As children we were fortunate to have a house at the seaside*. A shack, really, that to me was a palace beyond palaces. It was four rooms. Five, if you counted the bathroom that sat in the garden, a scary-when-you’re-9-years-old five metres away, out of the back door and through the dark. The front door opened into the lounge which opened into my sister and my room which opened into the kitchen, off which my parents’ room was. It was the perfect holiday house.
It was a palace beyond palaces to me, to us, because it was at the seaside. Not on the sea, with views across the ocean, not one of those rambling fake-Spanish monstrosities that started popping up along Beach Road, in the late 80’s, guzzling the aromatic bush, all glass and soulless, no. But it was at the seaside.
Set in the cluster of houses next to town in Port Alfred, where the river bent, we could walk to the beach, or the river, and the air was salty and slightly clammy and, in the house, when we first opened it up on arrival, it smelt like grass mats and damp wood and holiday.
And it was at the seaside which, for us who lived in dusty gold-mining towns over a thousand kilometres from the sea for the other 46 months of the year, was heavenly. And it made that shack a palace in our eyes. And it was. We were extraordinarily privileged to have it, to have those blissful, barefoot summer holidays.
Every year, when schools closed, our parents would pick my sister and me up, the car packed so tightly with tiny bags (summer: we needed only our costumes, a couple of t-shirts and shorts, one light jersey for ‘in case’ and a pair of flip flops to protect our feet from the duiweltjies that would’ve run riot in the garden all year), my mother’s sewing machine, boxes of plums and peaches from our garden on the mine, and the dog. My sister and I would exchange our school uniforms for t-shirts and shorts on the back seat, stuffing them under the car seats not to be seen or thought of for the next six weeks.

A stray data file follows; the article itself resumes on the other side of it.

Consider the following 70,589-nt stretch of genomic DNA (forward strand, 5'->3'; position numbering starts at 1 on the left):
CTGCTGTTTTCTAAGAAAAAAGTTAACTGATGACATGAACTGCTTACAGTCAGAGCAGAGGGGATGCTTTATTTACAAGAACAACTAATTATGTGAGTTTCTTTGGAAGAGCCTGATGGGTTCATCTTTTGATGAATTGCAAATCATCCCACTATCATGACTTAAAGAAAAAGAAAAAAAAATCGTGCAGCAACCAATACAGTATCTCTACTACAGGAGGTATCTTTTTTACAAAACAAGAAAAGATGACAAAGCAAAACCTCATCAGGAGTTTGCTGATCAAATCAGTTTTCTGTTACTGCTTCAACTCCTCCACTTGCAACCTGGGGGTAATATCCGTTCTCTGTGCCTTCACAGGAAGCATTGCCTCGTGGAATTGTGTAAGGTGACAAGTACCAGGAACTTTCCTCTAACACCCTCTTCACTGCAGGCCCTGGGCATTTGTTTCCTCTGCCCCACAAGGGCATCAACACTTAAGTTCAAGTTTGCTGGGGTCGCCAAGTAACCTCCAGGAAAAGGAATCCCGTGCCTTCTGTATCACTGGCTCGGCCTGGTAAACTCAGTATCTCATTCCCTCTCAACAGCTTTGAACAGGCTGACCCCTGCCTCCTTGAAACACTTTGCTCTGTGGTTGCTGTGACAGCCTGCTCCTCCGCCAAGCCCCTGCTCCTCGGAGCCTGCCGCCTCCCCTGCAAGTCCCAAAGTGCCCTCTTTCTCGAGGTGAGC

We’d eat digestive biscuits with triangles of Melrose cheese squashed on them as we drove over the dam wall, leaving the Free State behind us and entering the Eastern Cape. We’d stop to stretch our legs and walk across the dam wall, leaning over the edge as the water thundered and our hair flew above our heads.
The Eastern Cape has held my heart since those early days. Perhaps it was genetically passed down to me, from my parents who had loved it from their varsity days, and my grandparents before them. I didn’t realise then that I, too, would go to varsity there, and the Eastern Cape would entwine itself around-and-in-and-through my heart more than I thought possible.
Then, though, in my childhood days, that little house was a palace, the place of sandy feet and salty skin; the Treats Drawer (second from the left) that smelt like Christmas fruit cake and chocolate bars; our iron beds made with a sheet and a brown storm blanket that squeaked and squawked and gave us the best sleeps ever; morning swims on Kelly’s Beach, us the only ones there so early; sundowners and picnic suppers on the jetty at the end of the road; the friendly librarians at the library with its puzzle on the huge table always on the go; the smell of the Christmas tree; the sound of my Mother sewing ‘secrets’ late at night, a shaft of light thrown into our room from the kitchen; my Dad collecting mussels at Riet River; of walking behind him on the beach, stretching my legs so that my footsteps could match his 6 foot, four ones.
It was a palace filled with delight.
*Seeing everyone’s gorgeous holiday pictures, I got all reminiscent (and I’m working the night shift tonight, so it’s a good time for some writing.)